iMediaEthics’ latest roundup of amusing or noteworthy corrections in the news media begins below:
1. A million or billion opioids?
A Jan. 26 New York Times correction:
“An article on Jan. 5 about a program in Kentucky aimed at helping people recovering from opioid addiction misstated the number of pills that drug companies saturated the state with between 2006 and 2012. It was 1.9 billion, not 1.9 million.”
2. An odd Sun correction and apology.
“IN an article, ‘SUNDEMAND Sunderland owner Stewart Donald wants £40m for sale of the Black Cats’ (12 Oct), we claimed that Stewart Donald, the owner of Sunderland Football Club, was risking the collapse of a deal to sell the club by making late demands for large promotion bonuses.
“We now understand that that was not the case, and are happy to make that clear and apologise to Mr Donald.”
3. Paid £1000 pounds a day of work, or not at all?
The UK Times reported that two parliament members would be paid £24,000 a year for 2 days of work a month (24 days of work). But that wasn’t true.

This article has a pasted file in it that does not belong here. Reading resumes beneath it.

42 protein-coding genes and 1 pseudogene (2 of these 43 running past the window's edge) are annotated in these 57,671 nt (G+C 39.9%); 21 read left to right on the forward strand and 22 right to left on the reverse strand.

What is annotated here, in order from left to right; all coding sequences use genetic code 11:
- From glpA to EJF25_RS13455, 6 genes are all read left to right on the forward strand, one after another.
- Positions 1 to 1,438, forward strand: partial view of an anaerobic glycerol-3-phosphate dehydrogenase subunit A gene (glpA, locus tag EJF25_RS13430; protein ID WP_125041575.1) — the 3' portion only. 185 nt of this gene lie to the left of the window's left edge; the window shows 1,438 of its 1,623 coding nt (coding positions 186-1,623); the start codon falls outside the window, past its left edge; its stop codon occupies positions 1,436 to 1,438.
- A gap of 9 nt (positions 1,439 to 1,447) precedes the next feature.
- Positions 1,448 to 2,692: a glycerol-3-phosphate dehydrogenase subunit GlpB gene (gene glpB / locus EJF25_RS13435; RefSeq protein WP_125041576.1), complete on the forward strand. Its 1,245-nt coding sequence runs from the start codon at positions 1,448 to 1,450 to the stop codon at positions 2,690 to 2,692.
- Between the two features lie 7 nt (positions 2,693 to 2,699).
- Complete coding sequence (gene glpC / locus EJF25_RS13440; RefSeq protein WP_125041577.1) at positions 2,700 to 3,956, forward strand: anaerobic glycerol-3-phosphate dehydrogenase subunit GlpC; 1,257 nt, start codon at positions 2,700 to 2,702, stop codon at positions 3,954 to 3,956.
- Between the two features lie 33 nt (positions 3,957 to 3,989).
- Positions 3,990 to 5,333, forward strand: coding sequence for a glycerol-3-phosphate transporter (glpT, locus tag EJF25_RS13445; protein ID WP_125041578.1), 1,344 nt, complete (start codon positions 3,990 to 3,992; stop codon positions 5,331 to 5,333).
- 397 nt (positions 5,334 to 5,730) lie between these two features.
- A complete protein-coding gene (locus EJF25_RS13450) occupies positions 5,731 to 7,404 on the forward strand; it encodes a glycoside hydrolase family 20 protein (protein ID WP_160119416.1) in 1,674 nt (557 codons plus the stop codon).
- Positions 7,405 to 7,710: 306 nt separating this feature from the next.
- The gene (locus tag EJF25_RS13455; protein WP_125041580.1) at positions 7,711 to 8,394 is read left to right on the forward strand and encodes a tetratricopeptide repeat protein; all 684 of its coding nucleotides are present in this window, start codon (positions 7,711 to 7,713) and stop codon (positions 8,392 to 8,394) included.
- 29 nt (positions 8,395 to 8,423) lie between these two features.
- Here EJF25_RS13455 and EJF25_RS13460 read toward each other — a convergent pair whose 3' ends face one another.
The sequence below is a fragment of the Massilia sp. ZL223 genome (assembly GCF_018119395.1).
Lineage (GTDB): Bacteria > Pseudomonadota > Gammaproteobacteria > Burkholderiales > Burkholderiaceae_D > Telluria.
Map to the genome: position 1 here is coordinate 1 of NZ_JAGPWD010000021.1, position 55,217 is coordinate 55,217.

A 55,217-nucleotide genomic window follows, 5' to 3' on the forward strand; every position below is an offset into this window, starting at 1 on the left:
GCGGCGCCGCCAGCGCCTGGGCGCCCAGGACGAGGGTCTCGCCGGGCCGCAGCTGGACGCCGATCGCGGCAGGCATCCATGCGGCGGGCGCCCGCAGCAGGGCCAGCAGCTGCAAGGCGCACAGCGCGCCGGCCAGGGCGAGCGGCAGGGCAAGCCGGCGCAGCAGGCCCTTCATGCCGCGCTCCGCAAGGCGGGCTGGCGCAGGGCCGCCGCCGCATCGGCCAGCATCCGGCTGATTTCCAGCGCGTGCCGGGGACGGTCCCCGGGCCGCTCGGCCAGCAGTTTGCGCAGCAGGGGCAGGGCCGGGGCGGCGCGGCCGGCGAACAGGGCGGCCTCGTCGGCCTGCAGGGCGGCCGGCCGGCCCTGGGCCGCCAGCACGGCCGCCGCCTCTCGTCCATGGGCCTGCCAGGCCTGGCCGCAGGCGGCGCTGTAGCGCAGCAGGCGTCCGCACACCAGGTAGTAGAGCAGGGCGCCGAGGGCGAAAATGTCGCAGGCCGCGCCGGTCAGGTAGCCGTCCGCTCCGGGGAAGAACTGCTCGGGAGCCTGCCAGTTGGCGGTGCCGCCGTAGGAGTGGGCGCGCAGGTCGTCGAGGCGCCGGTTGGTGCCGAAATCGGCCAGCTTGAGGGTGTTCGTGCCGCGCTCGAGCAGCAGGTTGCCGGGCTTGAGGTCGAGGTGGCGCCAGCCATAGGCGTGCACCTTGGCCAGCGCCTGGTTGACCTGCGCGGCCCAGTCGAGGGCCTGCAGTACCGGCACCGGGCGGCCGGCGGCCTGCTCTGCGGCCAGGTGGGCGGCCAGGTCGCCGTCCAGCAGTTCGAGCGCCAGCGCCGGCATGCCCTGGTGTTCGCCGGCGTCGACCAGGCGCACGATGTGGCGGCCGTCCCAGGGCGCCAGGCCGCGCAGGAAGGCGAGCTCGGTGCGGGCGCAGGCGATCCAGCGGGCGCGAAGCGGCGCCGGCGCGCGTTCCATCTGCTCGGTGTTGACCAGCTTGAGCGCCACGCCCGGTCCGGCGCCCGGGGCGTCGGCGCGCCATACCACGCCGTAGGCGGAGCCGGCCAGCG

The Times‘ Jan. 23 correction:
“We wrongly said that Sir Patrick McLoughlin and Lord Deighton, two parliamentary members of the Houses of Parliament restoration and renewal shadow sponsor board, “will each be paid £24,000 a year for two days work a month” (“Ex-MoD chief will be paid £300,000 a year to deliver parliament’s facelift”, news, Jan 22). No parliamentarian is paid for board duties by the restoration programme.”
4. The New York Times was off by four decades with a claim about arms embargoes.
The Jan. 21 correction:
“An article on Monday about a pledge by multiple countries to end military involvement in Libya’s civil war misstated the year that the United Nations Security Council first agreed to an arms embargo. It was 2011, not 1970.”